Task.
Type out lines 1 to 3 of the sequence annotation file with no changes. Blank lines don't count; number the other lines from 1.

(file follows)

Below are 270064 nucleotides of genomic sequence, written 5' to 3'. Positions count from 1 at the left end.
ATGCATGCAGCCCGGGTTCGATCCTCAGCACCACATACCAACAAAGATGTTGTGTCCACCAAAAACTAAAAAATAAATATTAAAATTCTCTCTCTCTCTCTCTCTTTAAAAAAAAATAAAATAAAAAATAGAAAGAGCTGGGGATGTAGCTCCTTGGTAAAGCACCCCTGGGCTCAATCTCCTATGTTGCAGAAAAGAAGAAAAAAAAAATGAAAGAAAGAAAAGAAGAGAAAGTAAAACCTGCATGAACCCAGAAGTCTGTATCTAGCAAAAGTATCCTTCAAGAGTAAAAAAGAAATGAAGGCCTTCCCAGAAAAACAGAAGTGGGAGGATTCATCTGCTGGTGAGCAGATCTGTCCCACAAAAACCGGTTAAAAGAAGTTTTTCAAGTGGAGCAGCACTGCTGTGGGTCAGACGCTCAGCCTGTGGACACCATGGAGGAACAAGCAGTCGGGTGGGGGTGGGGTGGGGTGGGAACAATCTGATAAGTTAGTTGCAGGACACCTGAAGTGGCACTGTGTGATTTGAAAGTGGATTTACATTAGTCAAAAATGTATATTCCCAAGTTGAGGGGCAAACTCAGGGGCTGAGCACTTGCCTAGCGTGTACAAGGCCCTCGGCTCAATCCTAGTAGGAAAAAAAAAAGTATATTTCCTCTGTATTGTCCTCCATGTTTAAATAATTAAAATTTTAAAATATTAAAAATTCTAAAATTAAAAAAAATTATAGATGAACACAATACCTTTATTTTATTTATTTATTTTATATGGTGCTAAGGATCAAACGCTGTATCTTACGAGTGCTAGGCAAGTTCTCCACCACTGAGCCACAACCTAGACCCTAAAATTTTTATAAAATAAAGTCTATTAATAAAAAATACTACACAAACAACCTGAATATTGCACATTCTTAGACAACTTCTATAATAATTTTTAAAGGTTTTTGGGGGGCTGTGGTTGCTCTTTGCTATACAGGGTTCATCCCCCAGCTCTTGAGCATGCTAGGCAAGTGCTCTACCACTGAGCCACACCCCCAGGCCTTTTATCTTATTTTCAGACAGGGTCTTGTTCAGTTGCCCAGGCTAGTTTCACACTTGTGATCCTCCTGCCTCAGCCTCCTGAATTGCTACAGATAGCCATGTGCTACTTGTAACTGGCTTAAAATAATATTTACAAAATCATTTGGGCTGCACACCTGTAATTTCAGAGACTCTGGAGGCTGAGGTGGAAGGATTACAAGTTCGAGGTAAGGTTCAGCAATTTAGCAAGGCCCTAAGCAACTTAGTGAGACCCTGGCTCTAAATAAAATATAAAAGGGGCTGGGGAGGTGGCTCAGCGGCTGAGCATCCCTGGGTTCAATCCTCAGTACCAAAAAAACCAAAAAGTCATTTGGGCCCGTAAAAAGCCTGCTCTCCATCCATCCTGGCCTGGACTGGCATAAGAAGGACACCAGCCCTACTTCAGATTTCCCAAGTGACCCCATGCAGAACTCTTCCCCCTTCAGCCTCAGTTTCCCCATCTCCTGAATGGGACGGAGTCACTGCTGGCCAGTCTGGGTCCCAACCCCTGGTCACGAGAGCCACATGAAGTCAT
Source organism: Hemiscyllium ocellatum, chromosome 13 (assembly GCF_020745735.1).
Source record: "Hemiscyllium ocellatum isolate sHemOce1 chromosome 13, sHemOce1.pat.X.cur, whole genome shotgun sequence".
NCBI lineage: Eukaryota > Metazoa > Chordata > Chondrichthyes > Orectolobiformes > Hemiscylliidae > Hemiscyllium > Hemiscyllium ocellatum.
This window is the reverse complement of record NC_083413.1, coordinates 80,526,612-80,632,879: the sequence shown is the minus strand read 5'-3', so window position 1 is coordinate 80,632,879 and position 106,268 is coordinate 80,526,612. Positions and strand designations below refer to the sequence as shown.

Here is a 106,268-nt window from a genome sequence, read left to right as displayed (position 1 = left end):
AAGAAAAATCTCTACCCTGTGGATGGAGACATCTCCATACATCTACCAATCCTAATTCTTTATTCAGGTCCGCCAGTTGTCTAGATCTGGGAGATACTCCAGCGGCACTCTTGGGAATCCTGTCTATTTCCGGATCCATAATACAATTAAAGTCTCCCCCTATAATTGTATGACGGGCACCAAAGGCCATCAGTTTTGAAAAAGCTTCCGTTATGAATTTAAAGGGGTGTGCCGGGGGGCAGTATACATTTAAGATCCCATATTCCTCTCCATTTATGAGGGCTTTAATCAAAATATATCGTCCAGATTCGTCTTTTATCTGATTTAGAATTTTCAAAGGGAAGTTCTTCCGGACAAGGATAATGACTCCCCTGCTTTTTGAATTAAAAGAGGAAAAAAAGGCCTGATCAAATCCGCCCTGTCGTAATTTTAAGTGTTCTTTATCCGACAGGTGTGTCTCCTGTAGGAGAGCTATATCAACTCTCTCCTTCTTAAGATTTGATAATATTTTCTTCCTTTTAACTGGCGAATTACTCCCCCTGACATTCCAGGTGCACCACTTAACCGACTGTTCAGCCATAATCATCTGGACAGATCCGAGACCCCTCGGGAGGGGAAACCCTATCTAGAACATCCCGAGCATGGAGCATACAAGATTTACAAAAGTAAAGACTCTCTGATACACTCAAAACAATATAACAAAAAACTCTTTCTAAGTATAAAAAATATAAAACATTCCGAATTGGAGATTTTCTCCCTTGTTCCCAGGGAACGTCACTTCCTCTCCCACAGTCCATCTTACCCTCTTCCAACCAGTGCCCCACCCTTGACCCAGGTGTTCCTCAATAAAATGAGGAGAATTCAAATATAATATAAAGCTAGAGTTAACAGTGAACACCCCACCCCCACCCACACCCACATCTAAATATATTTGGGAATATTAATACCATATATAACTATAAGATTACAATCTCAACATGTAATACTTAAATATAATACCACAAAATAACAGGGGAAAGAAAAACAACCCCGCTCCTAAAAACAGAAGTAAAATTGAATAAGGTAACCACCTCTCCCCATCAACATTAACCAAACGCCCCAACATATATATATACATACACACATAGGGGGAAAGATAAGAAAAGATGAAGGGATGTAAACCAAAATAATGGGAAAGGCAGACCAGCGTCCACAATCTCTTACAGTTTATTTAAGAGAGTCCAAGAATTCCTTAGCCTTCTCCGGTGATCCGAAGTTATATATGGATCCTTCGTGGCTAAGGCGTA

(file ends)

Below are 270064 nucleotides of genomic sequence, written 5' to 3'. Positions count from 1 at the left end.
ATGCATGCAGCCCGGGTTCGATCCTCAGCACCACATACCAACAAAGATGTTGTGTCCACCAAAAACTAAAAAATAAATATTAAAATTCTCTCTCTCTCTCTCTCTTTAAAAAAAAATAAAATAAAAAATAGAAAGAGCTGGGGATGTAGCTCCTTGGTAAAGCACCCCTGGGCTCAATCTCCTATGTTGCAGAAAAGAAGAAAAAAAAAATGAAAGAAAGAAAAGAAGAGAAAGTAAAACCTGCATGAACCCAGAAGTCTGTATCTAGCAAAAGTATCCTTCAAGAGTAAAAAAGAAATGAAGGCCTTCCCAGAAAAACAGAAGTGGGAGGATTCATCTGCTGGTGAGCAGATCTGTCCCACAAAAACCGGTTAAAAGAAGTTTTTCAAGTGGAGCAGCACTGCTGTGGGTCAGACGCTCAGCCTGTGGACACCATGGAGGAACAAGCAGTCGGGTGGGGGTGGGGTGGGGTGGGAACAATCTGATAAGTTAGTTGCAGGACACCTGAAGTGGCACTGTGTGATTTGAAAGTGGATTTACATTAGTCAAAAATGTATATTCCCAAGTTGAGGGGCAAACTCAGGGGCTGAGCACTTGCCTAGCGTGTACAAGGCCCTCGGCTCAATCCTAGTAGGAAAAAAAAAAGTATATTTCCTCTGTATTGTCCTCCATGTTTAAATAATTAAAATTTTAAAATATTAAAAATTCTAAAATTAAAAAAAATTATAGATGAACACAATACCTTTATTTTATTTATTTATTTTATATGGTGCTAAGGATCAAACGCTGTATCTTACGAGTGCTAGGCAAGTTCTCCACCACTGAGCCACAACCTAGACCCTAAAATTTTTATAAAATAAAGTCTATTAATAAAAAATACTACACAAACAACCTGAATATTGCACATTCTTAGACAACTTCTATAATAATTTTTAAAGGTTTTTGGGGGGCTGTGGTTGCTCTTTGCTATACAGGGTTCATCCCCCAGCTCTTGAGCATGCTAGGCAAGTGCTCTACCACTGAGCCACACCCCCAGGCCTTTTATCTTATTTTCAGACAGGGTCTTGTTCAGTTGCCCAGGCTAGTTTCACACTTGTGATCCTCCTGCCTCAGCCTCCTGAATTGCTACAGATAGCCATGTGCTACTTGTAACTGGCTTAAAATAATATTTACAAAATCATTTGGGCTGCACACCTGTAATTTCAGAGACTCTGGAGGCTGAGGTGGAAGGATTACAAGTTCGAGGTAAGGTTCAGCAATTTAGCAAGGCCCTAAGCAACTTAGTGAGACCCTGGCTCTAAATAAAATATAAAAGGGGCTGGGGAGGTGGCTCAGCGGCTGAGCATCCCTGGGTTCAATCCTCAGTACCAAAAAAACCAAAAAGTCATTTGGGCCCGTAAAAAGCCTGCTCTCCATCCATCCTGGCCTGGACTGGCATAAGAAGGACACCAGCCCTACTTCAGATTTCCCAAGTGACCCCATGCAGAACTCTTCCCCCTTCAGCCTCAGTTTCCCCATCTCCTGAATGGGACGGAGTCACTGCTGGCCAGTCTGGGTCCCAACCCCTGGTCACGAGAGCCACATGAAGTCAT
Source organism: Hemiscyllium ocellatum, chromosome 13 (assembly GCF_020745735.1).